Sunday, October 16, 2005
And they were black.
The story isn't so much surrounding the question of whether the Nazis should have been allowed to rally. Instead, what is disturbing to me is that the sequence of events was, at least to some degree, expected by the city's leaders.
Does this say something about black culture? I don't accept that within every black person lies an innate tendency towards this type of behaviour. I do believe, however, that there exists within black society a set of factors in which this tendency is learned at an early age. I am not enough of a sociologist (or perhaps too much of one) to assign proper weight to the various contributors to this phenomenon, but I do think that rampant illegitimacy, entitlement mentality, and anti-white racism all play major roles.
The solutions to the problems are hard answers, but certain things need to significantly change.
One of the most noticeable things about the Toledo "riot" (quotated because this was decidedly not a riot, but rather a fit of opportunistic criminality) was the lack of any substantial force by the police department. Perhaps images of the use of firehoses against predominately black crowds during the Civil Rights movement discourages any show of force towards similar crowds, but a strong response to the opening motions of the melee would have prevented the event from escalating. Policemen should be authorized to use as much force as necessary (up to and including deadly force) in response to being targeted by rocks, bottles, and the like, and they should be willing to use such force. As it stands, there's no fear of retaliation, so there's no second thought given to such actions.
As to the underlying causes, the first thing that should be done is drastic welfare reform to stop the system from encouraging illegitimacy. As it stands now, more bastard children equals more money. No, maybe not most people's idea of a good way to make a living, but it has become a way of life to many, particularly among black Americans. There is currently neither an incentive for black men to father their children properly, nor for black mothers to keep from getting pregnant again and again, knowing that so long as she is responsible for a minor child, her food, housing, and healthcare will be provided by the government. To be sure, nearly every system will have flaws--those who unduly benefit, as well as those who abuse the system--but the current system is so horribly skewed against stable families that I'm not at all sure it can be reformed. It may truly be better to start again from square one, requiring re-certification under new standards. Those standards should truly help those who are willing to help themselves, but should have standards of responsibility to ensure that "baby factories" and "sperm donors" aren't rewarded for their efforts.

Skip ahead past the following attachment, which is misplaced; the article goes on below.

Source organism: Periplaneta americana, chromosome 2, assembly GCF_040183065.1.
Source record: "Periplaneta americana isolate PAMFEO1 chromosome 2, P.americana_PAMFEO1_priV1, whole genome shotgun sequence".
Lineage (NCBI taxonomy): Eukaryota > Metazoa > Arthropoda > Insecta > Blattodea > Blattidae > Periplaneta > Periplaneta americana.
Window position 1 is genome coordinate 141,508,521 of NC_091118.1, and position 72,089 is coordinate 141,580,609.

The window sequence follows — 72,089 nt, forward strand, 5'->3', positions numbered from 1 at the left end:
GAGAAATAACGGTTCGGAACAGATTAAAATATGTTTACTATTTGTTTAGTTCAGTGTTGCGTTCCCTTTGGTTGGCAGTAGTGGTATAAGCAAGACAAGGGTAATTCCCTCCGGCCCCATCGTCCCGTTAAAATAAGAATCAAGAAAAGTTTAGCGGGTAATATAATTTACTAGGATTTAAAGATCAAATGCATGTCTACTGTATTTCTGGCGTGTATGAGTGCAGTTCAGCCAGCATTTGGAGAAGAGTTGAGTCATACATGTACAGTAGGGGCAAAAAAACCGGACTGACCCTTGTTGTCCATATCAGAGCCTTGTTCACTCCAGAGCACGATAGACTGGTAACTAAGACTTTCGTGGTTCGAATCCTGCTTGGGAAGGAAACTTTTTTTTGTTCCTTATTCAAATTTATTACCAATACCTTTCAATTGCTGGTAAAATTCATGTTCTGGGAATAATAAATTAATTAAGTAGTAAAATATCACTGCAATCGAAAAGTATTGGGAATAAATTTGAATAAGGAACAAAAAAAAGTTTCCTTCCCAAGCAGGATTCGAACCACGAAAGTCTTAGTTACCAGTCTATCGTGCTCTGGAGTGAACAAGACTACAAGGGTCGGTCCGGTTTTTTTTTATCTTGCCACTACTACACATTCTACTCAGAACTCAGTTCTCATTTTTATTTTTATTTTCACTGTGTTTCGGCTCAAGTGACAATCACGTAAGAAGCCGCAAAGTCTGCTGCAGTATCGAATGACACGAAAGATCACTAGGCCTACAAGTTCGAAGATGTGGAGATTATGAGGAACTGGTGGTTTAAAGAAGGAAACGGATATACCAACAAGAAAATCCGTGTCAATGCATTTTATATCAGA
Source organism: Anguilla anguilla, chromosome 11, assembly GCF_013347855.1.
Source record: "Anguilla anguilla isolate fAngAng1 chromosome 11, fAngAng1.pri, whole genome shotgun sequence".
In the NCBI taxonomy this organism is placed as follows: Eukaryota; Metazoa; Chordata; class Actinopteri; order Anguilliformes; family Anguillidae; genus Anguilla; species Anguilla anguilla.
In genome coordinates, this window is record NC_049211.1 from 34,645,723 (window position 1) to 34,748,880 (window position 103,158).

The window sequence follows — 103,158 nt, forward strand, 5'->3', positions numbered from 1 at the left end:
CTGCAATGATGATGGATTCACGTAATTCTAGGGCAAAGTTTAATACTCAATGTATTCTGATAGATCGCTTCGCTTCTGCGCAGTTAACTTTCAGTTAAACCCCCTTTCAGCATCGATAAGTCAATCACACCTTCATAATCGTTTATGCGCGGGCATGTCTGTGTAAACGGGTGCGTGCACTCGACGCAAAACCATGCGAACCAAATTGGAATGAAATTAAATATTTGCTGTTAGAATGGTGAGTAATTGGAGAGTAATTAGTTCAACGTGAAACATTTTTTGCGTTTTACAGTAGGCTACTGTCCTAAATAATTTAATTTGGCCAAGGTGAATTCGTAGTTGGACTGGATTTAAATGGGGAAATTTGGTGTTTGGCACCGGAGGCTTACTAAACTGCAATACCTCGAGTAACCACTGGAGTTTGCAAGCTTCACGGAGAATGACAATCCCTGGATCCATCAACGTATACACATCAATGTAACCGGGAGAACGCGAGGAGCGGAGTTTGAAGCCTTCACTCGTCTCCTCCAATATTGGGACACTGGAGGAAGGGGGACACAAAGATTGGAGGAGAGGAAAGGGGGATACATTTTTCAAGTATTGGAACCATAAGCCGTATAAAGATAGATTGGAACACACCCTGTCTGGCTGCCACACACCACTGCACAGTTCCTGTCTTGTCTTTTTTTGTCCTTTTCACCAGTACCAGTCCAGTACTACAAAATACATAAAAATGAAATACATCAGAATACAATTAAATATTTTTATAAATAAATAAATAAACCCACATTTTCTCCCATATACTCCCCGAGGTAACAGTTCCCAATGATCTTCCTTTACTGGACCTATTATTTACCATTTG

Secondly, the generalized "entitlement" mindset must be eliminated. Private citizens are "entitled" to precious little, but one wouldn't get that impression looking at the billions spent each year on "entitlement programs." I still remember when the shift was made from calling these disbursements "entitlements" rather than "benefits." The very idea that anyone is, through their own irresponsibility in life decisions, "entitled" to free food, healthcare, housing, utilities, or anything else for that matter, is diametrically opposed to the very principles of a free society. One of two things needs to happen. Either the eligibility requirements for the programs should be trimmed such that only the truly needy qualify, or everyone who could possibly qualify for the programs should sign up, breaking the system and necessitating a rebuild. Either way, the growth of the welfare state must be curtailed.
Third, and equally significant, is the problem of anti-white racism being taught in the black community. There is such rampant hatred and distrust of anything white that blacks have very nearly segregated themselves more completely than they were in the first half of the 20th century. Whether it's worse that such segregation is promoted by black leaders or that it is so readily tolerated by society is anybody's guess. Both aspects are abominable from my point of view.
Perhaps the most disturbing thought I had as I watched the drama unfolding in Toledo was whether this would be the first blow in some sort of racial conflict. There has been so much tension fostered by the elements I address above that I fear that such a conflict looms on the horizon, barring drastic changes to current trends. What's more, the mainstream media seems to play to these tensions, fanning the flames whenever they're given an opportunity. When so much airplay is given to racially-charged allegations and absurd conspiracy theories (Kanye West, Louis Farrakhan, e.g.), nobody is served, save those twisted individuals who actually want a race war. In the absence of clearer minds and kinder words, I'm reminded of the famous quote from Cool Hand Luke:
"...which is the way he wants it. Well, he gets it."